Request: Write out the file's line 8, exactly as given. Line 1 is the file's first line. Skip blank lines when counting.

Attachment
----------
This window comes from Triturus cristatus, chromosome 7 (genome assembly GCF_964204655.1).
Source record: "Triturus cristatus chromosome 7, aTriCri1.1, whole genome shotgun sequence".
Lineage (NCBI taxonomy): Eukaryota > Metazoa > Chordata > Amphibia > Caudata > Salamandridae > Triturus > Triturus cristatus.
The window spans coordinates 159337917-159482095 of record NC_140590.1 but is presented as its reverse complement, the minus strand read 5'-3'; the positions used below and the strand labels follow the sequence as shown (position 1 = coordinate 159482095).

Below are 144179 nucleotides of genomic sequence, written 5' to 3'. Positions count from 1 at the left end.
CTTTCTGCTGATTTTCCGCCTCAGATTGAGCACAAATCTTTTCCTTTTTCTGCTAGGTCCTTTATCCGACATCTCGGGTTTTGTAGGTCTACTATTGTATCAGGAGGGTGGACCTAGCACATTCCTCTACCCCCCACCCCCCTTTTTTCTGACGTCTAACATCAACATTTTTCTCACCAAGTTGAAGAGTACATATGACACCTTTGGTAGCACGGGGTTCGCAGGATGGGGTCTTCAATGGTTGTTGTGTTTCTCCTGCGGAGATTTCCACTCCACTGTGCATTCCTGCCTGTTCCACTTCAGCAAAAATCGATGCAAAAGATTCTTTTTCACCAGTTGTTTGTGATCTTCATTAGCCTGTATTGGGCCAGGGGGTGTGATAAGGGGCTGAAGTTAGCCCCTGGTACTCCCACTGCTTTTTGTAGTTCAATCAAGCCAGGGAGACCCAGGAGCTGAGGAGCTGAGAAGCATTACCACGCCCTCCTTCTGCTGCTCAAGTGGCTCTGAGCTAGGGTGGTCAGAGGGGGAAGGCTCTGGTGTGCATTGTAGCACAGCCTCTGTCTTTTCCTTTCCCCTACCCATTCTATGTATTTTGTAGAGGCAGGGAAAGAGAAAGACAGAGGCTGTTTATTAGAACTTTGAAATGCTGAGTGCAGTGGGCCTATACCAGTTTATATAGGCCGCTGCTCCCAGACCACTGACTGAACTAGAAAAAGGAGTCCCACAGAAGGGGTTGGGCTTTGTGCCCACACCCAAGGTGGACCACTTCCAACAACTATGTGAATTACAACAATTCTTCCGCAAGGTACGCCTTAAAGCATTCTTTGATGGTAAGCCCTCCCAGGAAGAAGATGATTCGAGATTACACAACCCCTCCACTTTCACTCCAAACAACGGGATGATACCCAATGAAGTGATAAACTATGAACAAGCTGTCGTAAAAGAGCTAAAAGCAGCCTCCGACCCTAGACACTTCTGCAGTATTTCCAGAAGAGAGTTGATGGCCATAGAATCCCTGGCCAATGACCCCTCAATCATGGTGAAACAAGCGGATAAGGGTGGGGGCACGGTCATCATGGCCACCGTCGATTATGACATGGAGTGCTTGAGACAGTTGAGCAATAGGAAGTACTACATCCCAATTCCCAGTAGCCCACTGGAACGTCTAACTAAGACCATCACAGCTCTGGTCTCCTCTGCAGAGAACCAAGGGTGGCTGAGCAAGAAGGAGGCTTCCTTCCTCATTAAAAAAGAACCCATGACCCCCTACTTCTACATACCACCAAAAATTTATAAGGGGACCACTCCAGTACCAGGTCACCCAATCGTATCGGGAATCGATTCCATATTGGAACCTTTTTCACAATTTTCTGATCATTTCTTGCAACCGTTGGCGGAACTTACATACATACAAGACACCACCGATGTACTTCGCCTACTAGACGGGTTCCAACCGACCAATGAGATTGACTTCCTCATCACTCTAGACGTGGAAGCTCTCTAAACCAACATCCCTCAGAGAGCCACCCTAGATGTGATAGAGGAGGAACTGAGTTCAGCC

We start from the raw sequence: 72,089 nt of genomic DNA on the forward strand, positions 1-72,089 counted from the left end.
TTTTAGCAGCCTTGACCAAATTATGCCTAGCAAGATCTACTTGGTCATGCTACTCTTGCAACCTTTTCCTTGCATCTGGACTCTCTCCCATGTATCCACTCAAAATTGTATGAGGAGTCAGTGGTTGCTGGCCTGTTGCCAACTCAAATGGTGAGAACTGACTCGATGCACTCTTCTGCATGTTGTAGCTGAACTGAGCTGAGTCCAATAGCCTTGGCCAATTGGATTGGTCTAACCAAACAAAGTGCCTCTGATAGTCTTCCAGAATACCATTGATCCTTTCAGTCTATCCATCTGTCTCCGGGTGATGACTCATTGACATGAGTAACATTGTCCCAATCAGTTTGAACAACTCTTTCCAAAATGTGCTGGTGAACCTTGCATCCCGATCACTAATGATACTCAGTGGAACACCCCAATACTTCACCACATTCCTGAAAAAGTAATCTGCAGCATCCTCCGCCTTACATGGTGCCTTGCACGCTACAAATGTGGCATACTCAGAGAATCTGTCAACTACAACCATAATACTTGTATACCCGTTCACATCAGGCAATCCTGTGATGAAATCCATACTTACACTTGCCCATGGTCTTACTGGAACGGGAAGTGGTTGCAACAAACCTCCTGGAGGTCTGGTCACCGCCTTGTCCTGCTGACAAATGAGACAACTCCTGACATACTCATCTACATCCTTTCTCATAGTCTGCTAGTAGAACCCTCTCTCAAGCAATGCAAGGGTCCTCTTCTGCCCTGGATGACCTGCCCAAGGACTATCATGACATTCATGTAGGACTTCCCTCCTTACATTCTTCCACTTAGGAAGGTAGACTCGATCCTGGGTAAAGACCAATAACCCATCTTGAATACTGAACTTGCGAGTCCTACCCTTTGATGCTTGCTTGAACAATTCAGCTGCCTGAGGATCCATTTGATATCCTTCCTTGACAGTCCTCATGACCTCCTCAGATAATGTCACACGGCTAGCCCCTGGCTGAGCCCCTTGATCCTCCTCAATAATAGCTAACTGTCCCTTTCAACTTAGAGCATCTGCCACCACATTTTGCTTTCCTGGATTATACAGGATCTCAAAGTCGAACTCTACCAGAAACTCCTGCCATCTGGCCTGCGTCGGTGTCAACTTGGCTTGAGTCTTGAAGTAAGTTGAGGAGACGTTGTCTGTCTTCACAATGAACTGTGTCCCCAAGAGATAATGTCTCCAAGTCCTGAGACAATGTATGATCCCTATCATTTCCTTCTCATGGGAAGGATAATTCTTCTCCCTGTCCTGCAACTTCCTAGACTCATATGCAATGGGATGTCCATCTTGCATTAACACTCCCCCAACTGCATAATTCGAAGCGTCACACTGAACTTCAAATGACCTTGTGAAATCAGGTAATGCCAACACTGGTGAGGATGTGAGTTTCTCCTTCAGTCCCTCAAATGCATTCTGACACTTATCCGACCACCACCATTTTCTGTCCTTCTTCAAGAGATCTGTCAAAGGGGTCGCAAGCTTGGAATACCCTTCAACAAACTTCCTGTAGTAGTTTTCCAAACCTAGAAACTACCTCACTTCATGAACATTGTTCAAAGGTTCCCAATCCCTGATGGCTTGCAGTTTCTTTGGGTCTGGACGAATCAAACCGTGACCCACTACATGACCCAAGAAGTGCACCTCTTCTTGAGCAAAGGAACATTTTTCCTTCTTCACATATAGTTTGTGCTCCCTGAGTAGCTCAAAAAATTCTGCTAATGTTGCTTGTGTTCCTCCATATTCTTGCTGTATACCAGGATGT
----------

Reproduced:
TTTTAGCAGCCTTGACCAAATTATGCCTAGCAAGATCTACTTGGTCATGCTACTCTTGCAACCTTTTCCTTGCATCTGGACTCTCTCCCATGTATCCACTCAAAATTGTATGAGGAGTCAGTGGTTGCTGGCCTGTTGCCAACTCAAATGGTGAGAACTGACTCGATGCACTCTTCTGCATGTTGTAGCTGAACTGAGCTGAGTCCAATAGCCTTGGCCAATTGGATTGGTCTAACCAAACAAAGTGCCTCTGATAGTCTTCCAGAATACCATTGATCCTTTCAGTCTATCCATCTGTCTCCGGGTGATGACTCATTGACATGAGTAACATTGTCCCAATCAGTTTGAACAACTCTTTCCAAAATGTGCTGGTGAACCTTGCATCCCGATCACTAATGATACTCAGTGGAACACCCCAATACTTCACCACATTCCTGAAAAAGTAATCTGCAGCATCCTCCGCCTTACATGGTGCCTTGCACGCTACAAATGTGGCATACTCAGAGAATCTGTCAACTACAACCATAATACTTGTATACCCGTTCACATCAGGCAATCCTGTGATGAAATCCATACTTACACTTGCCCATGGTCTTACTGGAACGGGAAGTGGTTGCAACAAACCTCCTGGAGGTCTGGTCACCGCCTTGTCCTGCTGACAAATGAGACAACTCCTGACATACTCATCTACATCCTTTCTCATAGTCTGCTAGTAGAACCCTCTCTCAAGCAATGCAAGGGTCCTCTTCTGCCCTGGATGACCTGCCCAAGGACTATCATGACATTCATGTAGGACTTCCCTCCTTACATTCTTCCACTTAGGAAGGTAGACTCGATCCTGGGTAAAGACCAATAACCCATCTTGAATACTGAACTTGCGAGTCCTACCCTTTGATGCTTGCTTGAACAATTCAGCTGCCTGAGGATCCATTTGATATCCTTCCTTGACAGTCCTCATGACCTCCTCAGATAATGTCACACGGCTAGCCCCTGGCTGAGCCCCTTGATCCTCCTCAATAATAGCTAACTGTCCCTTTCAACTTAGAGCATCTGCCACCACATTTTGCTTTCCTGGATTATACAGGATCTCAAAGTCGAACTCTACCAGAAACTCCTGCCATCTGGCCTGCGTCGGTGTCAACTTGGCTTGAGTCTTGAAGTAAGTTGAGGAGACGTTGTCTGTCTTCACAATGAACTGTGTCCCCAAGAGATAATGTCTCCAAGTCCTGAGACAATGTATGATCCCTATCATTTCCTTCTCATGGGAAGGATAATTCTTCTCCCTGTCCTGCAACTTCCTAGACTCATATGCAATGGGATGTCCATCTTGCATTAACACTCCCCCAACTGCATAATTCGAAGCGTCACACTGAACTTCAAATGACCTTGTGAAATCAGGTAATGCCAACACTGGTGAGGATGTGAGTTTCTCCTTCAGTCCCTCAAATGCATTCTGACACTTATCCGACCACCACCATTTTCTGTCCTTCTTCAAGAGATCTGTCAAAGGGGTCGCAAGCTTGGAATACCCTTCAACAAACTTCCTGTAGTAGTTTTCCAAACCTAGAAACTACCTCACTTCATGAACATTGTTCAAAGGTTCCCAATCCCTGATGGCTTGCAGTTTCTTTGGGTCTGGACGAATCAAACCGTGACCCACTACATGACCCAAGAAGTGCACCTCTTCTTGAGCAAAGGAACATTTTTCCTTCTTCACATATAGTTTGTGCTCCCTGAGTAGCTCAAAAAATTCTGCTAATGTTGCTTGTGTTCCTCCATATTCTTGCTGTATACCAGGATGT